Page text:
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Bokashi Bran

"Bokashi" is a Japanese term meaning "fermented organic matter". In Bokashi composting, an "EM-1® Inoculant" is sprinkled over food waste in an airtight container. EM-1® inoculant is an inert carrier, such as rice hulls, wheat bran or saw dust, infused with effective micro-organisms or EM-1®.

The EM-1® are natural lactic acid bacteria, yeast, and phototrophic bacteria that act as a microbe community within the kitchen scraps, fermenting and accelerating breakdown of the organic matter.

Once the fermentation is complete, the compost can be buried, placed in a modified compost pile or put into the bio-digester to complete its decomposition. The end product is rich, dark compost, ready for the garden.

Bokashi Bucket

Experts typically recommend that you use a bucket with a spigot on it, so that you can drain the liquid that accumulates in the bottom as the waste materials decompose. This liquid can be used as a plant fertilizer (diluted) or poured down your drain to eliminate odors. You can purchase complete bokashi kits. These commercially made buckets have a false-bottom floor that keeps the waste materials separate from the leachate. Or, you can use a regular plastic bucket with a tight fitting lid. You can add a layer shredded of cardboard or several layers of newspaper in the bottom to help prevent excess moisture from pooling. You can also stack two buckets together. Just drill/poke holes in the bottom of the bucket in the top position so the leachate will drain into the bottom bucket.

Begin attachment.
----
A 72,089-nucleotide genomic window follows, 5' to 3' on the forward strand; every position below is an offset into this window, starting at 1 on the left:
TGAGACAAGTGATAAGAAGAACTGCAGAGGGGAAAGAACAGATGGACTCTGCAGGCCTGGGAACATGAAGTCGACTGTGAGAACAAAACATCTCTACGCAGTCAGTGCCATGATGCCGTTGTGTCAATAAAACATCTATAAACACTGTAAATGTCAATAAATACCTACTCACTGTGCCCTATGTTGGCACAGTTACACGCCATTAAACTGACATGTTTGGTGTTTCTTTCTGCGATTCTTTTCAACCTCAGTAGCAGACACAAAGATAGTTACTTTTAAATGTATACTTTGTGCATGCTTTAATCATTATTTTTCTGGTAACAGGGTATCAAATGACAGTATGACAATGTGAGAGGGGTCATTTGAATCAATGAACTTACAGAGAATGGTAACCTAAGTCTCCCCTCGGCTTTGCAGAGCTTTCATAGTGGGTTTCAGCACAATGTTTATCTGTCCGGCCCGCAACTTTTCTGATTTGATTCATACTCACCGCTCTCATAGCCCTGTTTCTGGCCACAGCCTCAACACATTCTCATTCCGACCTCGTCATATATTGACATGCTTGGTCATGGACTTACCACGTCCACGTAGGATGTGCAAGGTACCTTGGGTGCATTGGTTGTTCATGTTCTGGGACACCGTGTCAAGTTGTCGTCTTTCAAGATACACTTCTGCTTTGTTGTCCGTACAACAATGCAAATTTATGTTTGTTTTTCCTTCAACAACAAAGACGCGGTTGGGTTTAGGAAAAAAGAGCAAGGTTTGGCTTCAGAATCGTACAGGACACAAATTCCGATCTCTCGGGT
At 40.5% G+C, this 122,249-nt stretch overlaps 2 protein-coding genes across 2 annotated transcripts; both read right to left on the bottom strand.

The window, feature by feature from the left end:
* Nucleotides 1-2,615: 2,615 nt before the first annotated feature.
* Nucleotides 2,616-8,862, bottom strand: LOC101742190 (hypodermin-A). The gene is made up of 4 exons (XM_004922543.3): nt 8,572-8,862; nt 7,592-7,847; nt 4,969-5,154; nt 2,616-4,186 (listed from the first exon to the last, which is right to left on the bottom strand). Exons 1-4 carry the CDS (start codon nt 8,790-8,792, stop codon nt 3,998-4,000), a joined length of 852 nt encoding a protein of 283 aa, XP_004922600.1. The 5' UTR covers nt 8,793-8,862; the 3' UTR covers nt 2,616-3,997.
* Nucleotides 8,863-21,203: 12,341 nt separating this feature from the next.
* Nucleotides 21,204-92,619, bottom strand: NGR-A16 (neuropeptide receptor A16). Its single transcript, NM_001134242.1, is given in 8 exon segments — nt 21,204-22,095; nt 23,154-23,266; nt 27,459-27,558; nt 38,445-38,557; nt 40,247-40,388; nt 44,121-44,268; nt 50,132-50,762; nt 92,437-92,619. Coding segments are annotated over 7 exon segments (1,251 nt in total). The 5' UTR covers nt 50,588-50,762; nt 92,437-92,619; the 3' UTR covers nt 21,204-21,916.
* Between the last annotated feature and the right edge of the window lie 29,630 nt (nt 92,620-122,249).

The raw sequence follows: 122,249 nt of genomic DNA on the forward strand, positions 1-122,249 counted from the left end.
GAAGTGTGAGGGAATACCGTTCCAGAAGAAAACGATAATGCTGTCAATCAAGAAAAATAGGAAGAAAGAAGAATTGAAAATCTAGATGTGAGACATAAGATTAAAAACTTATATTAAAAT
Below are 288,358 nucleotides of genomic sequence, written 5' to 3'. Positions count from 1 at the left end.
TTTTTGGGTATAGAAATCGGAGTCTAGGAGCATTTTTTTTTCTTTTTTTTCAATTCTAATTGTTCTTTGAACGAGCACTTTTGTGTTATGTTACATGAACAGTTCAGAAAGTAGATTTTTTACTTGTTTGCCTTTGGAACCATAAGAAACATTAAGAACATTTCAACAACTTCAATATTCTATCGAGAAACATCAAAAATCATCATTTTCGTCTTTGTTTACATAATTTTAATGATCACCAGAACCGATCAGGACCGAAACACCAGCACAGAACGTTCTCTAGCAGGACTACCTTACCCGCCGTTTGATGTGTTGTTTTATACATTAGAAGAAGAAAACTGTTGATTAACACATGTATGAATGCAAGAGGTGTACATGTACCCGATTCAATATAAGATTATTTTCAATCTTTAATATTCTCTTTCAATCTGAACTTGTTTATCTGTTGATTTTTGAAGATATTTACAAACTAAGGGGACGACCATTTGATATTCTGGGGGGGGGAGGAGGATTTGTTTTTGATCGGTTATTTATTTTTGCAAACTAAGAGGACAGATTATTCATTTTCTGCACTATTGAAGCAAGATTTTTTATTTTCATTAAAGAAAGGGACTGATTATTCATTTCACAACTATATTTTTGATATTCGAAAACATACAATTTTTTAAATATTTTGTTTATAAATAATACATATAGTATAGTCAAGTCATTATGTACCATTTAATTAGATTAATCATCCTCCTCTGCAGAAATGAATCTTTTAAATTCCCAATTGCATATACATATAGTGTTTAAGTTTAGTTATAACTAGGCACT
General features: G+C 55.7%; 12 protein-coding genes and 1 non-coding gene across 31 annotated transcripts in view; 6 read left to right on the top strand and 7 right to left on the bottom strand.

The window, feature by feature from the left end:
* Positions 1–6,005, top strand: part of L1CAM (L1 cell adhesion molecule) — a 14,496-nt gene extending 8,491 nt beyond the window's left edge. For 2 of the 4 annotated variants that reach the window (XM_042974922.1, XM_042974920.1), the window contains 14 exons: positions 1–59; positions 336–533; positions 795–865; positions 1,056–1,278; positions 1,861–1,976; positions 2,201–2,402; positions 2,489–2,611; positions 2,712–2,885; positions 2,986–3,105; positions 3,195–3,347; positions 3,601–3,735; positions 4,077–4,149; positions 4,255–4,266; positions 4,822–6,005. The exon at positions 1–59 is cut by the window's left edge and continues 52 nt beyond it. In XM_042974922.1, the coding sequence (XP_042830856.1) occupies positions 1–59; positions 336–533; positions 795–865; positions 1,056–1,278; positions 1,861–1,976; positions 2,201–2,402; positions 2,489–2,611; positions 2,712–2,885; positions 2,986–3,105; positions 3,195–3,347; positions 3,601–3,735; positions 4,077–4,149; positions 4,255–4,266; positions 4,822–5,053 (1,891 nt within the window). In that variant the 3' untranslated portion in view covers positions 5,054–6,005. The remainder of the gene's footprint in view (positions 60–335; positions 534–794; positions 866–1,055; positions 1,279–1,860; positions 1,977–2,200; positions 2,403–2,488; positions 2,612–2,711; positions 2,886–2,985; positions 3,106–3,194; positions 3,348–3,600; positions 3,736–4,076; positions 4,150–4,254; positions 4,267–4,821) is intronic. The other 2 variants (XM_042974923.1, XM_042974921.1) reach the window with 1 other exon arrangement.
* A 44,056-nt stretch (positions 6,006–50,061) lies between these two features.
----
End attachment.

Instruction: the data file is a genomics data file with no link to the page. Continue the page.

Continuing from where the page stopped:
Waste Materials

You can add any type of food waste to a bokashi bucket. If you are an active composter you know that there are some materials not recommended for a compost pile or worm bin - namely meats, oily foods and dairy. You can add these to your bokashi bucket. My first attempt included the turkey carcass from our Thanksgiving meal. I put it in the bokashi bucket, then the compost pile. It broke down completely within about 6 weeks.